United States Preventive Services Task Force

The United States Preventive Services Task Force (USPSTF) is "an independent panel of experts in primary care and prevention that systematically reviews the evidence of effectiveness and develops recommendations for clinical preventive services". The task force, a panel of primary care physicians and epidemiologists, is funded, staffed, and appointed by the U.S. Department of Health and Human Services' Agency for Healthcare Research and Quality.

The USPSTF evaluates scientific evidence to determine whether medical screenings, counseling, and preventive medications work for adults and children who have no symptoms.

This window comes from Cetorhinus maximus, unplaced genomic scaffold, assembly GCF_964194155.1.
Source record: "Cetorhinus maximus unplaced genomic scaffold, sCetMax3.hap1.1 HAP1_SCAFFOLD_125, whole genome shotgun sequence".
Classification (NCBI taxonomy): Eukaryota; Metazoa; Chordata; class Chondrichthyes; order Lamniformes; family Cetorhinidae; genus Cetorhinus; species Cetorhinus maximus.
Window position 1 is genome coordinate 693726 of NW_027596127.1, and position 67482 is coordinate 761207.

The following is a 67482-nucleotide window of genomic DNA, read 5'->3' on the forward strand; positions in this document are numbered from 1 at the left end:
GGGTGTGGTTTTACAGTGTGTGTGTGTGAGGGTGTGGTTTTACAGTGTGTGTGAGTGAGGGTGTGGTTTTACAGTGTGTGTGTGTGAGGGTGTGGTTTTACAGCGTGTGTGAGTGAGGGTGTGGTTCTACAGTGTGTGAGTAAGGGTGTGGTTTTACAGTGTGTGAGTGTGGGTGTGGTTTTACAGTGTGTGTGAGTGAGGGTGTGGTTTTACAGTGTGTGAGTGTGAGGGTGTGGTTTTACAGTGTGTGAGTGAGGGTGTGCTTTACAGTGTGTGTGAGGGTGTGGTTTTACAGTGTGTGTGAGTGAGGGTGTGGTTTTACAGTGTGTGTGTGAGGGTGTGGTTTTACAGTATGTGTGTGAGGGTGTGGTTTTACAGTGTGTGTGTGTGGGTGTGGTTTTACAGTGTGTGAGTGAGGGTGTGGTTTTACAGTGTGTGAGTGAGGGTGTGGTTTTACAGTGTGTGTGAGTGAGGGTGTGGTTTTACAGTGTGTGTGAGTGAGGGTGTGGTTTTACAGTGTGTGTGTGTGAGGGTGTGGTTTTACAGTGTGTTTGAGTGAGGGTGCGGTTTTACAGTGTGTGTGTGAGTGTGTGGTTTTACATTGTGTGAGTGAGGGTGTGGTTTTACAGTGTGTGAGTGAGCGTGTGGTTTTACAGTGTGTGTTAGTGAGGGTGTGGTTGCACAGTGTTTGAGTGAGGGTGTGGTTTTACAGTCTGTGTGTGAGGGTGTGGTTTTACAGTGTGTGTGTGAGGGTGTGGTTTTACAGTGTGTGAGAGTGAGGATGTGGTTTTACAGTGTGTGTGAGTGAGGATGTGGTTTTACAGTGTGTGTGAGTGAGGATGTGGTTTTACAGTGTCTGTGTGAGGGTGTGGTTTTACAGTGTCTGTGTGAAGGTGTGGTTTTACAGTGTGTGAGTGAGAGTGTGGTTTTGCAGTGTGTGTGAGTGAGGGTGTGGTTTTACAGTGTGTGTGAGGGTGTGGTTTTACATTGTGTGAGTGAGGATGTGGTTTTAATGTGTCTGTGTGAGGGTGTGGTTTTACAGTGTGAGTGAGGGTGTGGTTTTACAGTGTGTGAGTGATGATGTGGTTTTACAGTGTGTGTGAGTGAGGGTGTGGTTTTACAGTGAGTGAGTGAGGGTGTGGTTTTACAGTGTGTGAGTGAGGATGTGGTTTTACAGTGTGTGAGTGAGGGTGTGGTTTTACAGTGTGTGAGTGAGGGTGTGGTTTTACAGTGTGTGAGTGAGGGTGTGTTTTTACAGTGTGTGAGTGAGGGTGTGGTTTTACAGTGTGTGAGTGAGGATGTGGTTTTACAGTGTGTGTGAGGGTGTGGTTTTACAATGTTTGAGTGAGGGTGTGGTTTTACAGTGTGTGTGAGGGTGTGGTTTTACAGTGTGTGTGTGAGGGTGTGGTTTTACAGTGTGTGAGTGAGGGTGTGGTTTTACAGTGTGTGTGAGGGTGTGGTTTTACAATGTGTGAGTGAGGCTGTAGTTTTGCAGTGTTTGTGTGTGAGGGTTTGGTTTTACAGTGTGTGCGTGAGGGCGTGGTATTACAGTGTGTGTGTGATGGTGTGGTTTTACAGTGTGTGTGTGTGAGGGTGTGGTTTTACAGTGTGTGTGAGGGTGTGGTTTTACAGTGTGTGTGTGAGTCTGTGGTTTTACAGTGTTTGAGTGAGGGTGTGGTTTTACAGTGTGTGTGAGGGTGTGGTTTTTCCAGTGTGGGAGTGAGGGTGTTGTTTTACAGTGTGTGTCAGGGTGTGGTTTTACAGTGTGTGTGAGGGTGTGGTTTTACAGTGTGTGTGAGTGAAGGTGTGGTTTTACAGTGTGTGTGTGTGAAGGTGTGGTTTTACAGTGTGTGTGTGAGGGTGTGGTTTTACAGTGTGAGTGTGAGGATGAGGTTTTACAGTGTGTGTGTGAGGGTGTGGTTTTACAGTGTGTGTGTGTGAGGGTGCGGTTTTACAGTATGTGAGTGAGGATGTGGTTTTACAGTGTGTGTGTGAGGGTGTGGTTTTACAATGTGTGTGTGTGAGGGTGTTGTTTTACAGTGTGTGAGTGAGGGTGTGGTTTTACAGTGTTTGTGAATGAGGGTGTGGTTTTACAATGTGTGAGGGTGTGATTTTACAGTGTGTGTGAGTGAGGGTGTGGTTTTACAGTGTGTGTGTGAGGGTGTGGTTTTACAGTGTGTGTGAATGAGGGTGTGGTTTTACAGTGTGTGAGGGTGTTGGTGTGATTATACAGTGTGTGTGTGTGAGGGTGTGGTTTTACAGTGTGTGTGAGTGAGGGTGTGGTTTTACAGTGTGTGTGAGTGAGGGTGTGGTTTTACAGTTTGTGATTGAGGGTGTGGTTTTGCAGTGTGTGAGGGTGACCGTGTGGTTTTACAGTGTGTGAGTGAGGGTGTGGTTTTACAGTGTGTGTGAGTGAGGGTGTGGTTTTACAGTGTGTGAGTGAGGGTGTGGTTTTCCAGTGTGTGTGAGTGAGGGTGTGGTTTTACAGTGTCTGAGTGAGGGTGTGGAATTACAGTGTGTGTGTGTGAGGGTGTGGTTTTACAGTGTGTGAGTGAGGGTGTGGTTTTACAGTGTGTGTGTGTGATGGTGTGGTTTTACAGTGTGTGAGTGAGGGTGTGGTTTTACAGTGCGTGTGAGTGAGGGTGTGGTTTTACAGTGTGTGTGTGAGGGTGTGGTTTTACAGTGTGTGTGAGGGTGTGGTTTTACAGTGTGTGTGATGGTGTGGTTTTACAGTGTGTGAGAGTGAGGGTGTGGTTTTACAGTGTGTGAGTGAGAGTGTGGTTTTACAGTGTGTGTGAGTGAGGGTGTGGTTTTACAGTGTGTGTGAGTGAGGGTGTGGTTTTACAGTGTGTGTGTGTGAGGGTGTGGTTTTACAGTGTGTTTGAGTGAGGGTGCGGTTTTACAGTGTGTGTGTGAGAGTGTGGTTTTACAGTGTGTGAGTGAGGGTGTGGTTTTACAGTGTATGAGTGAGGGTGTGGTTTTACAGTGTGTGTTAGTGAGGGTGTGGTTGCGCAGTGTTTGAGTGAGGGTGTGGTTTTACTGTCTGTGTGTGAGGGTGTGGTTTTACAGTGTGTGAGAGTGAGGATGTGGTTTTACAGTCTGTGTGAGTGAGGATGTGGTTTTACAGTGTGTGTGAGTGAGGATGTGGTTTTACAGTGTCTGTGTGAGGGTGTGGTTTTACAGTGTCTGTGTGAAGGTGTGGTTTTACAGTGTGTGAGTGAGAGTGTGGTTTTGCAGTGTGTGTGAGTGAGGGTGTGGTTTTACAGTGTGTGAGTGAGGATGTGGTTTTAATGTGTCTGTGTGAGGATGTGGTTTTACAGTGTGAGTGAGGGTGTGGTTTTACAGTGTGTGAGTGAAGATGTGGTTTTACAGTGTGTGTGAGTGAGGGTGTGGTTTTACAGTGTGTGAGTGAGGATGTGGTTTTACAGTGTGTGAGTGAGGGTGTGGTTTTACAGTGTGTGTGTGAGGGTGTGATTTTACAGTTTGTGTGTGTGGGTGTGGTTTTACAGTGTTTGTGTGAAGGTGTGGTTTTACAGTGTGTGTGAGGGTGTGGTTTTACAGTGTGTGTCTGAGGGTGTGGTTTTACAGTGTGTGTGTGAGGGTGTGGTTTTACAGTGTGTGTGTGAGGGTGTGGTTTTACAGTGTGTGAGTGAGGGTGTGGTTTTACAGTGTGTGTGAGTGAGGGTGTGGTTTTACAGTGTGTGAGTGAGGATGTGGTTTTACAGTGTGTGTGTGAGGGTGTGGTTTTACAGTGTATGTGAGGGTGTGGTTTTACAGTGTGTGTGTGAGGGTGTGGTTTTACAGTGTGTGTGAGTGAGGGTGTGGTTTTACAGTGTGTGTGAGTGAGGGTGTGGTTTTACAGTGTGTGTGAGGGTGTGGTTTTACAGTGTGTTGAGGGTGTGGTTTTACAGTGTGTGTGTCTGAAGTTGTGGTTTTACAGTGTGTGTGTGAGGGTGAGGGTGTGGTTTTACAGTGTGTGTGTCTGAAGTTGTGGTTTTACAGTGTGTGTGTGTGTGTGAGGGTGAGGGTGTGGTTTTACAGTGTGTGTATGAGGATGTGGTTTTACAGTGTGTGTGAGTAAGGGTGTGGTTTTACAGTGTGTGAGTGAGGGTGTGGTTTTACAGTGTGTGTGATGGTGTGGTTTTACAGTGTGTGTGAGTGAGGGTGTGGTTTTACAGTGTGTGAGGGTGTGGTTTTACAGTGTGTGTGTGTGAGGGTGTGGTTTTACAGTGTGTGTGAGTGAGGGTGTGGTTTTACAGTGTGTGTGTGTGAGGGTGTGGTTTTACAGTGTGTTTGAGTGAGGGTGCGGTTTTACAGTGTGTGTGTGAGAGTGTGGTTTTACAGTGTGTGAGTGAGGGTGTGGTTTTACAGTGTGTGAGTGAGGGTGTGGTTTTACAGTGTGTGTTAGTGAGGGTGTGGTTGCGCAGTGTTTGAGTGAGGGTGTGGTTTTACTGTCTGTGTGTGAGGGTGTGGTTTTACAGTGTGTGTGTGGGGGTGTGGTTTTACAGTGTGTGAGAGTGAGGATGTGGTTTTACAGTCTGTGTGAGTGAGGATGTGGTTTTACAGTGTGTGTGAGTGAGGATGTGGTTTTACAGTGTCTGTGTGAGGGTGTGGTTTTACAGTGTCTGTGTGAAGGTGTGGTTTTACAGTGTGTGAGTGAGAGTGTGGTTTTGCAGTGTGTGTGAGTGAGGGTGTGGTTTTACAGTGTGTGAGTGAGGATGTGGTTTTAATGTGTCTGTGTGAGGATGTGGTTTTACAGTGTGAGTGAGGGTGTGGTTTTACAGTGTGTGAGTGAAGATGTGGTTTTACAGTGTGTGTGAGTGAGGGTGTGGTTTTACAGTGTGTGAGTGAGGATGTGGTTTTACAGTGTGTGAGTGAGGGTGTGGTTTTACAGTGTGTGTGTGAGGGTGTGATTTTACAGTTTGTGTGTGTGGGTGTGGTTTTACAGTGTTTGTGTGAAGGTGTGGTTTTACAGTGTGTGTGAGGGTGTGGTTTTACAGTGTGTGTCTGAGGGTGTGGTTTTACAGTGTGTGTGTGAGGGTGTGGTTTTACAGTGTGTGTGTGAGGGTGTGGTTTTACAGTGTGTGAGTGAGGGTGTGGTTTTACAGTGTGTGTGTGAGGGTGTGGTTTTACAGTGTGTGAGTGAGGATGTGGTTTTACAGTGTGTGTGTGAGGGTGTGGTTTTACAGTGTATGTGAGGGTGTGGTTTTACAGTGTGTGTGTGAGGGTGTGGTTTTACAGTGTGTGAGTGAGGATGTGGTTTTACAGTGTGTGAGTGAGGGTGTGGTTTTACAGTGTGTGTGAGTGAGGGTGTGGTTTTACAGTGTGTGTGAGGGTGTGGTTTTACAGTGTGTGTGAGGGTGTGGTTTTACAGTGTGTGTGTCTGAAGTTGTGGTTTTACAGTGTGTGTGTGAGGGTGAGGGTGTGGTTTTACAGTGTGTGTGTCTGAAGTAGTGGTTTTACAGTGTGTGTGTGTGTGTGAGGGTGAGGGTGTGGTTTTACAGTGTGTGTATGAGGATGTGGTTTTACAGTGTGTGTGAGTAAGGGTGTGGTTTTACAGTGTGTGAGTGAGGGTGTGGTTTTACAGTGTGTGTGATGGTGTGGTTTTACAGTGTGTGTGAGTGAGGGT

The methods of evidence synthesis used by the Task Force have been described in detail. In 2007, their methods were revised.

The USPSTF explicitly does not consider cost as a factor in its recommendations, and it does not perform cost-effectiveness analyses. American health insurance groups are required to cover, at no charge to the patient, any service that the USPSTF recommends, regardless of how much it costs or how small the benefit is.

The task force assigns the letter grades A, B, C, D, or I to each of its recommendations, and includes "suggestions for practice" for each grade. The Task Force also defined levels of certainty regarding net benefit.

This page was last edited on 5 June 2018, at 02:46 (UTC).
Reference: https://en.wikipedia.org/wiki/United_States_Preventive_Services_Task_Force under CC BY-SA license.

Related Topics

Recently Viewed